The final essay of the book deals with the attacks on faculty in the name of “balance and fairness”. The author considers this to be the most dangerous attack on academic freedom since the McCarthy era. The demand for “patriotic correctness” has left some faculty without a job. This attack is not a “natural” call for “restoring academic fairness” but a coordinated, well-funded, long term campaign to shatter the last major social institution not completely permeated by the twisted logic of the extreme right wing. The impact can be seen more and more by Board of Trustees and university administrators have bought into the logic; increasingly we find state legislatures adopting codes that censure and silence faculty while, ironically, using the language of academic freedom. This effort to destabilize and disrupt university scholarship has been in the making for a long time, and it is only now beginning to hit its stride.
In concluding Giroux begins to explore directions for hope by calling on university personnel to challenge the militarization, corporatization and patriotic correctness of the university and allow it to return to the pursuit of democratic freedom. Although the conclusion has many positions that faculty and administrators need to hold to combat these developments fit into what might be called making the new trends visible to students, faculty, administrators and the public. Giroux writes, “The challenge for faculty in higher education is both structural and ideological” and argues for a renewed labor movement in higher education that challenges the militarization and corporatization of the university. He also calls on scholars to utilize their knowledge and skills to develop a better understanding of the conditions that have led to the trends that are “devaluing critical learning and undermining viable forms of political agency” (205).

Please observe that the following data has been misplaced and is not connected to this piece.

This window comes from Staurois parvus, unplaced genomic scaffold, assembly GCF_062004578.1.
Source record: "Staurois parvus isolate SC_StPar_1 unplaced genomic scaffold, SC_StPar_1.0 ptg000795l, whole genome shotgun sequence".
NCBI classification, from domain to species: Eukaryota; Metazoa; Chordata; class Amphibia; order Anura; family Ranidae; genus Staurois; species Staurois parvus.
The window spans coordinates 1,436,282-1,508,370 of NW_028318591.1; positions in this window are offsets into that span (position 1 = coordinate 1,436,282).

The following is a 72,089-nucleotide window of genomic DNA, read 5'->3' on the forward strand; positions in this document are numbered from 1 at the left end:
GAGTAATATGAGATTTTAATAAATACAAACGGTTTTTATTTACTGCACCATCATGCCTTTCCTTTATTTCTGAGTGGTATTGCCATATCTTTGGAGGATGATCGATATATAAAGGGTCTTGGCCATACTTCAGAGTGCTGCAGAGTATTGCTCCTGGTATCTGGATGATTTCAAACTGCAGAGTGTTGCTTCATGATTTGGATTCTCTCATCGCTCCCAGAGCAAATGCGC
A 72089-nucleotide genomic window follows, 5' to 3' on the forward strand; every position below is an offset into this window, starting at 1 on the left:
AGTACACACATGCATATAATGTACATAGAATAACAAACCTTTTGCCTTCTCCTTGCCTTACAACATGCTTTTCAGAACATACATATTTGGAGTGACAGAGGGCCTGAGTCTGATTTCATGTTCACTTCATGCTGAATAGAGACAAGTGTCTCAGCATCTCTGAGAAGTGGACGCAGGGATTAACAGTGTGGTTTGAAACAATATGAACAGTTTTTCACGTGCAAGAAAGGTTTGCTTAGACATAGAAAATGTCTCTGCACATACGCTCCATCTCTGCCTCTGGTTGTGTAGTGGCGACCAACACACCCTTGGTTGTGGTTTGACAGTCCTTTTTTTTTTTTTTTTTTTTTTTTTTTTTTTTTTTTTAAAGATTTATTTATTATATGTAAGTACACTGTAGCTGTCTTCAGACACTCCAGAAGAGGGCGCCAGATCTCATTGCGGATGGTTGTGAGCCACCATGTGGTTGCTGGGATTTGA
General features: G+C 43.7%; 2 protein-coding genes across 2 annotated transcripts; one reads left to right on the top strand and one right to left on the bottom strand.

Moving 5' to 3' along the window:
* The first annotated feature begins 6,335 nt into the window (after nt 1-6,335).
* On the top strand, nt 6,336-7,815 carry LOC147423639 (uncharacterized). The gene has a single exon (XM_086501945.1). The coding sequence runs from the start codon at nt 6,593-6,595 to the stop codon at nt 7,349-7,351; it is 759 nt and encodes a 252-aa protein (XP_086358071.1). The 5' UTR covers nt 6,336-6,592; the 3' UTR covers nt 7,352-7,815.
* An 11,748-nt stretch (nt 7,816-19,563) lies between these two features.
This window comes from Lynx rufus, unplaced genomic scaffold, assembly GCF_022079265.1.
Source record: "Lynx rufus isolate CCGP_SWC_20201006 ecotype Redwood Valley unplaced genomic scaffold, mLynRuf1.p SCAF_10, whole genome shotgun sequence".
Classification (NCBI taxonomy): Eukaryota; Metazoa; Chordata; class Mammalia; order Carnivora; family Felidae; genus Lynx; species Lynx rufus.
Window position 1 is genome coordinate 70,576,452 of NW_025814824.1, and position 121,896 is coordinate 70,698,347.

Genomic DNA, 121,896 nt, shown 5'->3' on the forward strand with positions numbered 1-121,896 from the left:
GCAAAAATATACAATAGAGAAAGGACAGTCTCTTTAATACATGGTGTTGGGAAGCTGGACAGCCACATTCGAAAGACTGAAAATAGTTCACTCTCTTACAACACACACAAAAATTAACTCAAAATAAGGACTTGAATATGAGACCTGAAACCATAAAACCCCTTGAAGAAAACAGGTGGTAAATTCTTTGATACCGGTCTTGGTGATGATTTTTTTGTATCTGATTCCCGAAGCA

Gillis, J. R. (1989). The Militarization of the Western World. New York: Rutgers University.
Giroux, H.A. (2007). The University in Chains: Confronting the Military, Industrial and Academic Complex. Colorado: Paradigm Publishers.
Giroux, H.A. (2004). Take Back Higher Education: Race, Youth, and the Crisis of Democracy in the Post-Civil Rights Era, 1st. Ed., New York: Palgrave McMillan.
U.S. PIRG. (2006). “Paying back, not giving back: Student debt’s negative impact on public service career opportunities.” http://www.uspirg.org/home/reports/report- archives/affordable-higher-education/affordable-higher-eduation-reports/paying- back-not -giving-back-student-debts-negative-impact-on-public-service-career- opportunities#iOVywVS62YQMfjyCIZInHA.